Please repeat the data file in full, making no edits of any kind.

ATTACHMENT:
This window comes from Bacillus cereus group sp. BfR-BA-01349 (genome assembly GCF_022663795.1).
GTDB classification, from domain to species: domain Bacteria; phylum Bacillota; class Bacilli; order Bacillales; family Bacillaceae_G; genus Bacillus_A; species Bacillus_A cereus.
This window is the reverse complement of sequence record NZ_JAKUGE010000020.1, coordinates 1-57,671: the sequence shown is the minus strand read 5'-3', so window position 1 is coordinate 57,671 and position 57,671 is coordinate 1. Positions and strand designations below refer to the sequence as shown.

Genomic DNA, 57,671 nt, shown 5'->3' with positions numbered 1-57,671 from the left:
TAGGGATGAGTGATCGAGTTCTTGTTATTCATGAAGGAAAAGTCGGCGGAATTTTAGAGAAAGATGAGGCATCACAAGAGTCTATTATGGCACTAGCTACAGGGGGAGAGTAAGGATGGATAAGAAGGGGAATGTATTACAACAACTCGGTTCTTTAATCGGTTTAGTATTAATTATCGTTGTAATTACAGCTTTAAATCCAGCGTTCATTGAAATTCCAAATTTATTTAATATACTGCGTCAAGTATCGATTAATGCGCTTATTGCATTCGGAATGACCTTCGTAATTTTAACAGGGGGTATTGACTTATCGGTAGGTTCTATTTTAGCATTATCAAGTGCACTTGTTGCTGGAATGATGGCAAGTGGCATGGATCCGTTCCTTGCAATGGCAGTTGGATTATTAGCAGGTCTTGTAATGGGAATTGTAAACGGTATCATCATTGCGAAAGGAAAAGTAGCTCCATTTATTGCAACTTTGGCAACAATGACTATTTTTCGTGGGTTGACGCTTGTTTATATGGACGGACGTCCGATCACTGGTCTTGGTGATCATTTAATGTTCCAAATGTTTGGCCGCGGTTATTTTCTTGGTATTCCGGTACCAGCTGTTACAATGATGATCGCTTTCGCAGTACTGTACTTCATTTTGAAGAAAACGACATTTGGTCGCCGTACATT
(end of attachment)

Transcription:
This window comes from Bacillus cereus group sp. BfR-BA-01349 (genome assembly GCF_022663795.1).
GTDB classification, from domain to species: domain Bacteria; phylum Bacillota; class Bacilli; order Bacillales; family Bacillaceae_G; genus Bacillus_A; species Bacillus_A cereus.
This window is the reverse complement of sequence record NZ_JAKUGE010000020.1, coordinates 1-57,671: the sequence shown is the minus strand read 5'-3', so window position 1 is coordinate 57,671 and position 57,671 is coordinate 1. Positions and strand designations below refer to the sequence as shown.

Genomic DNA, 57,671 nt, shown 5'->3' with positions numbered 1-57,671 from the left:
TAGGGATGAGTGATCGAGTTCTTGTTATTCATGAAGGAAAAGTCGGCGGAATTTTAGAGAAAGATGAGGCATCACAAGAGTCTATTATGGCACTAGCTACAGGGGGAGAGTAAGGATGGATAAGAAGGGGAATGTATTACAACAACTCGGTTCTTTAATCGGTTTAGTATTAATTATCGTTGTAATTACAGCTTTAAATCCAGCGTTCATTGAAATTCCAAATTTATTTAATATACTGCGTCAAGTATCGATTAATGCGCTTATTGCATTCGGAATGACCTTCGTAATTTTAACAGGGGGTATTGACTTATCGGTAGGTTCTATTTTAGCATTATCAAGTGCACTTGTTGCTGGAATGATGGCAAGTGGCATGGATCCGTTCCTTGCAATGGCAGTTGGATTATTAGCAGGTCTTGTAATGGGAATTGTAAACGGTATCATCATTGCGAAAGGAAAAGTAGCTCCATTTATTGCAACTTTGGCAACAATGACTATTTTTCGTGGGTTGACGCTTGTTTATATGGACGGACGTCCGATCACTGGTCTTGGTGATCATTTAATGTTCCAAATGTTTGGCCGCGGTTATTTTCTTGGTATTCCGGTACCAGCTGTTACAATGATGATCGCTTTCGCAGTACTGTACTTCATTTTGAAGAAAACGACATTTGGTCGCCGTACATT